PETER MCCARTHY, Principal, Conlex Consulting, writes that when it comes to claims, from a contract perspective, delay and disruption are two distinct concepts, and it is essential to distinguish one from the other.
On a construction project, it is common for events to occur that delay or disrupt the progress of the works and may, as a result, affect the contractor’s or subcontractor’s ability to complete the works by the completion date. Case studies show that when time lost as a direct consequence of a disruption event accounts for only 3.57%, it was found that the interruptions flowing from the same event can cause a productivity loss of up to 38.99% overall. Therefore, delay or disruption can seriously impact a contractor’s balance sheet if not accounted for 1.
Experience has shown that when claims for delay and disruption are made, very often, the term delay and disruption is used as meaning the same. But, in fact, they are two distinct concepts, and from a contract perspective, it’s important to distinguish one from the other. This article aims to untangle delay and disruption by explaining what both concepts mean, the importance of linking cause and effect, how both delay and disruption can be measured and what to be mindful of when making claims for both.
What is delay?
In the context of a construction project, delay refers to the works being affected by events that have a critical effect on the progress of the works and means that the contractor will not be able to complete the works by the completion date. The implications of delay, both for the employer and the contractor, depend principally upon whose fault (under the contract) the event that caused the delay is.
If delay is caused by the employer, the contractor will get an extension of time and possibly also additional money (often known as loss and expense). In addition, liquidated damages will not be payable to the employer if the contractor fails to complete the works by the completion date.
What is disruption?
The Society of Construction Law Delay and Disruption Protocol (SCL Protocol) describes disruption as being a disturbance, hindrance or interruption to the contractor’s normal working methods, which reduces efficiency/productivity 2.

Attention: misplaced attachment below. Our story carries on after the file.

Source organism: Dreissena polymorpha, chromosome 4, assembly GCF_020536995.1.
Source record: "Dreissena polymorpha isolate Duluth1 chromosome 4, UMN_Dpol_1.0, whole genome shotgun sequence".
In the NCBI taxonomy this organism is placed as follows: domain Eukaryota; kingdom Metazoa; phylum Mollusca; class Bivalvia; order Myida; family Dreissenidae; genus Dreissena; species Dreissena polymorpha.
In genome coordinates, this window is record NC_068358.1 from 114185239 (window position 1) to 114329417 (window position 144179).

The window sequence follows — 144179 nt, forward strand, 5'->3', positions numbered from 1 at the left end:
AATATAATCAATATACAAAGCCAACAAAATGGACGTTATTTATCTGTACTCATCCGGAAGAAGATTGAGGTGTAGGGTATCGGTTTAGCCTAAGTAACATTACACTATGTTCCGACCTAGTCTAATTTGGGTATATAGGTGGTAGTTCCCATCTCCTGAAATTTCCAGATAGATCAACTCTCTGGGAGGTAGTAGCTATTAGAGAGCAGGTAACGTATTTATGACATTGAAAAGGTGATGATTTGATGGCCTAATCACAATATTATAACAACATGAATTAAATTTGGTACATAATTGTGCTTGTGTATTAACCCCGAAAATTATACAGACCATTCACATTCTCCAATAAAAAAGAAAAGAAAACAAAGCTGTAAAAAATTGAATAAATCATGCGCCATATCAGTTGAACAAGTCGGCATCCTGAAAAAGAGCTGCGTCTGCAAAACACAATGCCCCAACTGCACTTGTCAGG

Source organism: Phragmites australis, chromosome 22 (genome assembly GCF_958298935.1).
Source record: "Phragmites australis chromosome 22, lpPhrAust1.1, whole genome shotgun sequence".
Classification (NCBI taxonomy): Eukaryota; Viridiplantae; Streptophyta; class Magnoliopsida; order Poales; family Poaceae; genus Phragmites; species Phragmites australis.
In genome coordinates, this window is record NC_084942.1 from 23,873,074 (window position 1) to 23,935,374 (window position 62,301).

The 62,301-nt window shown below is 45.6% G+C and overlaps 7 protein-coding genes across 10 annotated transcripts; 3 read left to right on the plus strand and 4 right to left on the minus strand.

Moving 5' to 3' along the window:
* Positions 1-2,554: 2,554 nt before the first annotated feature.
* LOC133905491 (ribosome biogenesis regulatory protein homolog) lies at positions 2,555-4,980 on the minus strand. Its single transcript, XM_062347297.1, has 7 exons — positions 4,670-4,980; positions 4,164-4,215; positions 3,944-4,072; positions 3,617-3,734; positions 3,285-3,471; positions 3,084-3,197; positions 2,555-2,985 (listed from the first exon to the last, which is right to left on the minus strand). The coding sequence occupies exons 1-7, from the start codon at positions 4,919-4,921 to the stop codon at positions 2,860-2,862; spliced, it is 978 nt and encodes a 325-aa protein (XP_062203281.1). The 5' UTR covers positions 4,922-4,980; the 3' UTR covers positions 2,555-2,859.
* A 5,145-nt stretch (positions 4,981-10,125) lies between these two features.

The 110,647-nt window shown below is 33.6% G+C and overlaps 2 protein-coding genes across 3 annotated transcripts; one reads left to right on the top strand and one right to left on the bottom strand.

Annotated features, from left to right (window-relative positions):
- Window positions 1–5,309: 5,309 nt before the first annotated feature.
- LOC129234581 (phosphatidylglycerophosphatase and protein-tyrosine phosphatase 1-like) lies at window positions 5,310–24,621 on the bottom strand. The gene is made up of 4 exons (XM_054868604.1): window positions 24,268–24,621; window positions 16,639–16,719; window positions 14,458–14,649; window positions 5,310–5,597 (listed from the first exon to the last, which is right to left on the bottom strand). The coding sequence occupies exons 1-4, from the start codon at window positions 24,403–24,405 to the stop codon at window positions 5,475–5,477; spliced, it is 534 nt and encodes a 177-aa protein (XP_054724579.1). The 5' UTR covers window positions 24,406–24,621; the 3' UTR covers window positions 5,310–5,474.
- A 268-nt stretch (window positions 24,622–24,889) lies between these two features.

The key difference between delay and disruption is that disruption does not necessarily lead to the contractor failing to complete the works by the completion date – ie, it is non-critical. If disruption is significant or prolonged, it may subsequently cause the contractor to fail to complete the works by the completion date, but, unlike delay, this is not necessarily so in all cases. Disruption does not entitle the contractor to claim an extension of time, but depending on the terms of the contract, it may be entitled to claim compensation to recover any loss and expense that it has incurred in association with the disruption.
Cause and Effect
A contractor wishing to claim under its contract for delay and/ or disruption will need to show cause and effect, ie, establish that a particular event(s) caused delay/disruption to the works and demonstrate the effects of such event(s) on the progress of the works. Sometimes, although the cause may be clear, the effect can be difficult to map. If there is one clear cause of delay and/or disruption, this can be straightforward, but often it is more complex. For example, if one pebble (the cause) is thrown into a river, it is straightforward to map which ripple (the effect) belongs to the pebble. However, if numerous pebbles are thrown, it can be difficult to determine which pebble caused the ripple.